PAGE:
That said, some aspects of the academy did not feel very helpful. While the separation of teams worked out for many, it didn’t work out completely for me. Although I did have a lot of friends in my cohort, and of course had the benefit of getting to have lunch with a wider variety of people, it also closed me off from some of my friendships with others. I realize how this was helpful in some ways by creating stronger bonds within my own team, but I think it would have been nice to have classes with a wider group of people. I also believe this could have been very upsetting to some people if they were separated from their entire group of friends and had to start creating those types of relationships all over again. On top of that, my schedule is very packed during the school year with sports, work, and homework, so I end up, for the most part, only interacting with those who are in my classes. Since I only have a specific group of people on my team, I have ended up drifting away from relationships with other friends without realizing it.

Some Thoughts from Some Teachers:

I also decided to see how some of the teachers feel about the Academy. I decided to pick two teachers, one who is new to the school and one who has been here for a while. My hope was not only to get a better understanding of the difference academically but also to hear some adults’ perspectives on the matter.

I interviewed my math teacher, Mr. Saulnier, who is in his first year here at CCHS. I asked Mr. Saulnier if he thought the Pass/Fail quarter helped to bring down stress levels in his class. He answered that “I find that the Pass/Fail quarter supports students in multiple ways. Good habits lead to good outcomes” and that “it certainly helps to alleviate stress for students who have a tendency to focus on their grades over their process.” As he continued to discuss the academy with me, he also noted, “The only downside I see is if students waste the opportunity and don’t take the process seriously.” I also asked him if he had seen this kind of initiative at other schools, as well as if he thought the 9th-grade academy was more beneficial than similar initiatives at other schools. To this, he responded, “In the age of COVID, I have seen and heard about many creative and innovative ways to support students.” He went on to say, “I am a big believer in the 9th Grade Academy model. It was one of the reasons I wanted to work at CCHS… the Academy model helps create a ‘smaller school within a school’ environment to allow cohorts of students to build strong social bonds in class outside their traditional friend group.”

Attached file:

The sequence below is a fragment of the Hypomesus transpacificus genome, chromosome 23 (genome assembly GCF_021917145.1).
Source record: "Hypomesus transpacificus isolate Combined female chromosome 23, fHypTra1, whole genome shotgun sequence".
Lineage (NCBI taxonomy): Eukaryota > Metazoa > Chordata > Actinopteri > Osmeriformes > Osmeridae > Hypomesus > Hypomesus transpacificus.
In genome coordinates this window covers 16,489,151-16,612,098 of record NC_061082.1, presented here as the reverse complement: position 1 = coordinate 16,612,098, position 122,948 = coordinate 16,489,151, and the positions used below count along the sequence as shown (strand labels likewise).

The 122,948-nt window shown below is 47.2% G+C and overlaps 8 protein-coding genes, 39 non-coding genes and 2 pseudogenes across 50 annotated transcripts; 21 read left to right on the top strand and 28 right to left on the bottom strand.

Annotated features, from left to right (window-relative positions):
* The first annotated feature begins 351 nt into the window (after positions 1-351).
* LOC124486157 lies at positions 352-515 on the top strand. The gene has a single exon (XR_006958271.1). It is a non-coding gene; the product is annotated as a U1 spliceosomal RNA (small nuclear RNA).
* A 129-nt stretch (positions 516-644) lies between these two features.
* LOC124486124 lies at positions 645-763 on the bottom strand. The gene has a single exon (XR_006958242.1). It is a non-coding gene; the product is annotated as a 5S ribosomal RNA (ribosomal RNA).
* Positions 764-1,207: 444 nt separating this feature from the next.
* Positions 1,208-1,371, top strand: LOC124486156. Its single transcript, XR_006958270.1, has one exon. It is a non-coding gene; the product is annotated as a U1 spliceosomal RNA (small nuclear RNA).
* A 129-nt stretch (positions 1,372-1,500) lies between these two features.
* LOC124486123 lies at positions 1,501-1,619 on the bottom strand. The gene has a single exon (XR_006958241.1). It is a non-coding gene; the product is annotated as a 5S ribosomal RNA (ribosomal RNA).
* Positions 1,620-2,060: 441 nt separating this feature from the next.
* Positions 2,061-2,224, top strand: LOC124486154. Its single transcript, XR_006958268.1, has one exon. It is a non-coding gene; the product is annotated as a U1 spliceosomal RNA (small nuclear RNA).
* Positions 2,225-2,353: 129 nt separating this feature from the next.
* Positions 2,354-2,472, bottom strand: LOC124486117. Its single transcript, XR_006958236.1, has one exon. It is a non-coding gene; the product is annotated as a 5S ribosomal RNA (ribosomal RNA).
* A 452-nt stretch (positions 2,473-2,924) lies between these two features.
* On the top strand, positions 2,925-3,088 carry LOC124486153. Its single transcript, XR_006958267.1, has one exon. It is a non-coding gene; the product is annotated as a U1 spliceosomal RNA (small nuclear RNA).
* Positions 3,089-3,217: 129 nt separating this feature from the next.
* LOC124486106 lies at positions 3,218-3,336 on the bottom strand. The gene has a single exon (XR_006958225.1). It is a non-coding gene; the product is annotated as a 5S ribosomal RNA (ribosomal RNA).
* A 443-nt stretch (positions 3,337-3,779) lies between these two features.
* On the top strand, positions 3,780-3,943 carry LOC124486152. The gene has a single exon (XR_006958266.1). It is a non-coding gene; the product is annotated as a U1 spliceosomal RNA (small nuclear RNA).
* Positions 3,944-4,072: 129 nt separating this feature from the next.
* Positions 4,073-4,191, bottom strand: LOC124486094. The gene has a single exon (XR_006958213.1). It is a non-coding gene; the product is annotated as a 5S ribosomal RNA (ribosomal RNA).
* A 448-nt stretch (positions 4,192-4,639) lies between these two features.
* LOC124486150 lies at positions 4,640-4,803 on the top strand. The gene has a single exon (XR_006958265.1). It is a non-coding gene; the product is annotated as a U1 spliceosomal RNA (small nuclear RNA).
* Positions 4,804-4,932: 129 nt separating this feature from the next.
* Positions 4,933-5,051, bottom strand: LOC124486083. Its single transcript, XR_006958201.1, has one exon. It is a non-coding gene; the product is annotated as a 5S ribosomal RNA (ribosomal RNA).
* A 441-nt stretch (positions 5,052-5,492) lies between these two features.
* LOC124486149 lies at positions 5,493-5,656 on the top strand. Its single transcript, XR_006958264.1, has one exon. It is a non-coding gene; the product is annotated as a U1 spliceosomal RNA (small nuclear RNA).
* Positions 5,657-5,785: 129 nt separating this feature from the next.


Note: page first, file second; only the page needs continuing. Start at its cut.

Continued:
I also interviewed my English teacher, Mr. Kemeza, who has been at CCHS for nine years. I asked him if he saw any COVID effects in making the 9th-grade academy. He reported: “I would suggest COVID really impacted the way we were doing school for two whole years, so the changes in grades and how we were thinking about success and evaluating school work makes it very hard to disentangle the effects of the 9th-grade academy.” Moving out of the pandemic model, I asked him if he thought the academy was still helpful now, even after COVID. He responded, “Folks are entering this large school from many middle schools – it [the 9th-grade academy] helps students and teachers get to know each other quickly. It remains helpful even while leaving COVID.” Finally, I asked Mr. Kemeza if he noticed students seeming more comfortable with each other in class during the 9th-grade Academy, and he responded, “Yes, I have noticed this. I think it is because it makes a large community into several smaller communities and lets people get to know each other quicker.”

The ninth-grade academy originated out of some challenging times in education due to the pandemic, and it seems as though there have been several positive changes in our school, from teachers being able to talk with other teachers about students, to shared workload in classes, to the ability to manage time in a trial-and-error format with the addition of a pass/fail quarter, just to name a few. That said, with these pros, there are also cons, be it the constant clustering of students or even the loss of some friendships, amongst other issues. As these cohorts continue to plant roots within our school, we must continue to weigh the pros and cons.